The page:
Chapter 2 of Part 1 of The Protection of Freedom Act 2012 was commenced on 1 September this year, to little publicity. It contains quite radical provisions regarding use of children’s biometric information.
(…One for the no doubt thousands of younger readers of this blog…)
Hey kids – want to annoy your teachers and your parents while at the same time asserting your rights to autonomous decisions about your privacy? Then put down your tamagotchis, or whatever it is you play with these days, and have a look at Chapter 2 of Part 1 of The Protection of Freedoms Act 2012 (POFA). Bear in mind (as I know you will, as you guzzle your ginger beer) that, by virtue of The Protection of Freedoms Act 2012 (Commencement No. 9) Order 2013, sections 26, 27 and 28 of POFA are now in effect.
And note that, if your school processes your biometric information (for instance, if you have to provide your fingerprints in order to register, or to access libraries (to read the latest Enid Blyton, no doubt) or get school meals) then (after September 1 this year) the school has to have informed your parents that it is going to do this (or continue to do this). If your parents object, then the school has to stop (and almost certainly give you an alternative way of registering/accessing the library/getting school meals etc). The school
must ensure that a child’s biometric information is not processed unless—
(a)at least one parent of the child consents to the information being processed, and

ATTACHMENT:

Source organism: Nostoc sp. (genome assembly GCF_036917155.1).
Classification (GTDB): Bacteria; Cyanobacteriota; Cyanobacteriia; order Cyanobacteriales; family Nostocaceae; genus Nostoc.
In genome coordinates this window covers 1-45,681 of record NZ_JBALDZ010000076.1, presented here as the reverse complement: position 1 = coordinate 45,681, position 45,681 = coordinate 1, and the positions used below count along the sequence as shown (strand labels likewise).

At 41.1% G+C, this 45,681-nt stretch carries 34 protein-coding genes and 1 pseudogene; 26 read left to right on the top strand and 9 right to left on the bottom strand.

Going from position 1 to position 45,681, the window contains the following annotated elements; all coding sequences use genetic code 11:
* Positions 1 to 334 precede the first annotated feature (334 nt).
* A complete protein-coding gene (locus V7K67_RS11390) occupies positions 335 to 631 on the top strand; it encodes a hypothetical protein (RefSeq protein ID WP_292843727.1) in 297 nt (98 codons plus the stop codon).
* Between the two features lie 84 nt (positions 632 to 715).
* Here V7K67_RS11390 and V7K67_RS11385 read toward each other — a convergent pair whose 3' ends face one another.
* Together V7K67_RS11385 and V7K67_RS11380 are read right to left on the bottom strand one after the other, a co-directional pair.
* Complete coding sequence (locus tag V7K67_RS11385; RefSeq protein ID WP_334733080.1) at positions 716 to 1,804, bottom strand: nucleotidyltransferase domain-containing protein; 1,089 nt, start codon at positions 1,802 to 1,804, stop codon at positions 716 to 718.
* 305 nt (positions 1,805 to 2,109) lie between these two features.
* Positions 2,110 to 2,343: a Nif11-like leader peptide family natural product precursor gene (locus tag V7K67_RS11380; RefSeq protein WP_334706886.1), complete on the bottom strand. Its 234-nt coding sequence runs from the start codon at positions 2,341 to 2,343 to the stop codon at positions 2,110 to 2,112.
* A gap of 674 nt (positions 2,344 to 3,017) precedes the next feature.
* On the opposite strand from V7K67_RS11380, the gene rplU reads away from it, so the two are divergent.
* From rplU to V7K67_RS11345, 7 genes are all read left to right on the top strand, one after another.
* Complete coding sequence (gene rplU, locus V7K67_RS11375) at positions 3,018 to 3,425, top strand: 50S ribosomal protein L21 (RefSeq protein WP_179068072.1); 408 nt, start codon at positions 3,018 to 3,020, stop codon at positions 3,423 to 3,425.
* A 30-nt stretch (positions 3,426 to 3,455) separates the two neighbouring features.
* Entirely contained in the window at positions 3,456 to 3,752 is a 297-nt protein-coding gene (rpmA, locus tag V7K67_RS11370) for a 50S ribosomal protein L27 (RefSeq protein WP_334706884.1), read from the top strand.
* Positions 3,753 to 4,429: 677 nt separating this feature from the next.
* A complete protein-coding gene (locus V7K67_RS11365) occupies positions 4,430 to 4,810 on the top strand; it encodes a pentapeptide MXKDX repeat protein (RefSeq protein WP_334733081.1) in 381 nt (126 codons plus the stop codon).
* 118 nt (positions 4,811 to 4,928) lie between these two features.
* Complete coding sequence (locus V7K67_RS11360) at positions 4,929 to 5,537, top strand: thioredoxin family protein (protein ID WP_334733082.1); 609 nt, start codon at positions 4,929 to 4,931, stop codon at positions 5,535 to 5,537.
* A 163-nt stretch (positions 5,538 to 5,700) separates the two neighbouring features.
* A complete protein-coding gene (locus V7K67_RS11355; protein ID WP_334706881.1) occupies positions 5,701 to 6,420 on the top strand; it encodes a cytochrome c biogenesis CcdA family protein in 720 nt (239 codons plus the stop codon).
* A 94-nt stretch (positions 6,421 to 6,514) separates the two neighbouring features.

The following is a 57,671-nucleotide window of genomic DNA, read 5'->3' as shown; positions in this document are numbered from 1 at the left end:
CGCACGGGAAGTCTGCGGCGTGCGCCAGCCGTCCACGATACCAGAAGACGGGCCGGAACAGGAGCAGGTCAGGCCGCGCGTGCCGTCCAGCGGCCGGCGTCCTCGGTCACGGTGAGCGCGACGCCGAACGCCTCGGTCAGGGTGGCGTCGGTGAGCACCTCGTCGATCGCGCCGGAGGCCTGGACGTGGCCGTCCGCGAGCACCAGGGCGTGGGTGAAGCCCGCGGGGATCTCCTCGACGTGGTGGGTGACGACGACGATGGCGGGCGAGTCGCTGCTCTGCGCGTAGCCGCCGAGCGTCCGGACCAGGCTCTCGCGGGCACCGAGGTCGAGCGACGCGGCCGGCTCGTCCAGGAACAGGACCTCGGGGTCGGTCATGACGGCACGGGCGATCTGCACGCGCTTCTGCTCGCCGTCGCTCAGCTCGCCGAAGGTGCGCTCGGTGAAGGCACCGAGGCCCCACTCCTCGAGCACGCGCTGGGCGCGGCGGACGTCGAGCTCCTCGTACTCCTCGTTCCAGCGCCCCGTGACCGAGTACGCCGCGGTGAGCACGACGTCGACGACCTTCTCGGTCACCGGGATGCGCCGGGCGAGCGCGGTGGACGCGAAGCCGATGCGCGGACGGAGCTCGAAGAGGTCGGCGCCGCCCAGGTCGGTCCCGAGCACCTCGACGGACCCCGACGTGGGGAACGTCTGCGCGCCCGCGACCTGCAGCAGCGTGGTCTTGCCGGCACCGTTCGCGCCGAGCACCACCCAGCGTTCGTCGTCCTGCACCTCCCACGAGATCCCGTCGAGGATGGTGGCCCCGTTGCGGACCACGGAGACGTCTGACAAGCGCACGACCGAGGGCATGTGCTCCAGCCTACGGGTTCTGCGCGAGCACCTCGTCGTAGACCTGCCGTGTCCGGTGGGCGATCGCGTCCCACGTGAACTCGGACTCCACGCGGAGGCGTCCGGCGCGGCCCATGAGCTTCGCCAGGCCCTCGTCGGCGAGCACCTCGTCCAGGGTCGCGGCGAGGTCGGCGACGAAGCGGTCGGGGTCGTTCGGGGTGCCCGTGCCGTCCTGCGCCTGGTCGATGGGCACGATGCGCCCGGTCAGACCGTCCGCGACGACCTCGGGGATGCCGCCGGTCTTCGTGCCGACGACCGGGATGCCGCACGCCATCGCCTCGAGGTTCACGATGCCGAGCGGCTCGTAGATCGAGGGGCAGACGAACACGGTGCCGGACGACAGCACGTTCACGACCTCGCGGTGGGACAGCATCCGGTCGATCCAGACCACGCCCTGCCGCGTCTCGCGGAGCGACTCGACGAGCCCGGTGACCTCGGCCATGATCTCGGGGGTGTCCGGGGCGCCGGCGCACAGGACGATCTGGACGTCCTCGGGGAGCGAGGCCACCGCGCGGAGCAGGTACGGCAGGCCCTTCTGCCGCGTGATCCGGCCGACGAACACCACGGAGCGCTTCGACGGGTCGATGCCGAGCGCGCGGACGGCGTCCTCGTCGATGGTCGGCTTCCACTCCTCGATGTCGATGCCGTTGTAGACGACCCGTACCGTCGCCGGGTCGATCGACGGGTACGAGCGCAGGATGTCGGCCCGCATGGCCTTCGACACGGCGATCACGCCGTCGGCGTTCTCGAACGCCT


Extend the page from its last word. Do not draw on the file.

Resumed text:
(b)no parent of the child has withdrawn his or her consent, or otherwise objected, to the information being processed….
The relevant authority must ensure that reasonable alternative means are available by which the child may do, or be subject to, anything which the child would have been able to do, or be subject to, had the child’s biometric information been processed.
But also note (here’s the totally rad bit) that, even if your parents are OK with it, you have the right to object, and if you do, that trumps what your parents, and your school, think. Cool eh?
if, at any time, the child—
(a)refuses to participate in, or continue to participate in, anything that involves the processing of the child’s biometric information, or
(b)otherwise objects to the processing of that information,
the relevant authority must ensure that the information is not processed, irrespective of any consent given by a parent of the child
Now, kids, you will have your own views, and some of you may approve of administrative systems which rely on the gathering, use and retention of personal information. You may think that the potential time- and costs-saving benefits are the most important factors at play. But some of you might well object, on perfectly reasonable grounds. You might be worried about what might happen if, for instance, this information fell into the wrong hands, or was simply kept too long, and was misused to your detriment. You might even object in principle to this sort of private information being used in this sort of way, when there are less intrusive methods available.
And you might want to consider that, if sufficient of your classmates object, under what is an admirable and rather radical statutory scheme which gives priority to the wishes of children, then the whole purpose of having this sort of system (convenience and cost benefits for the school) might fall away.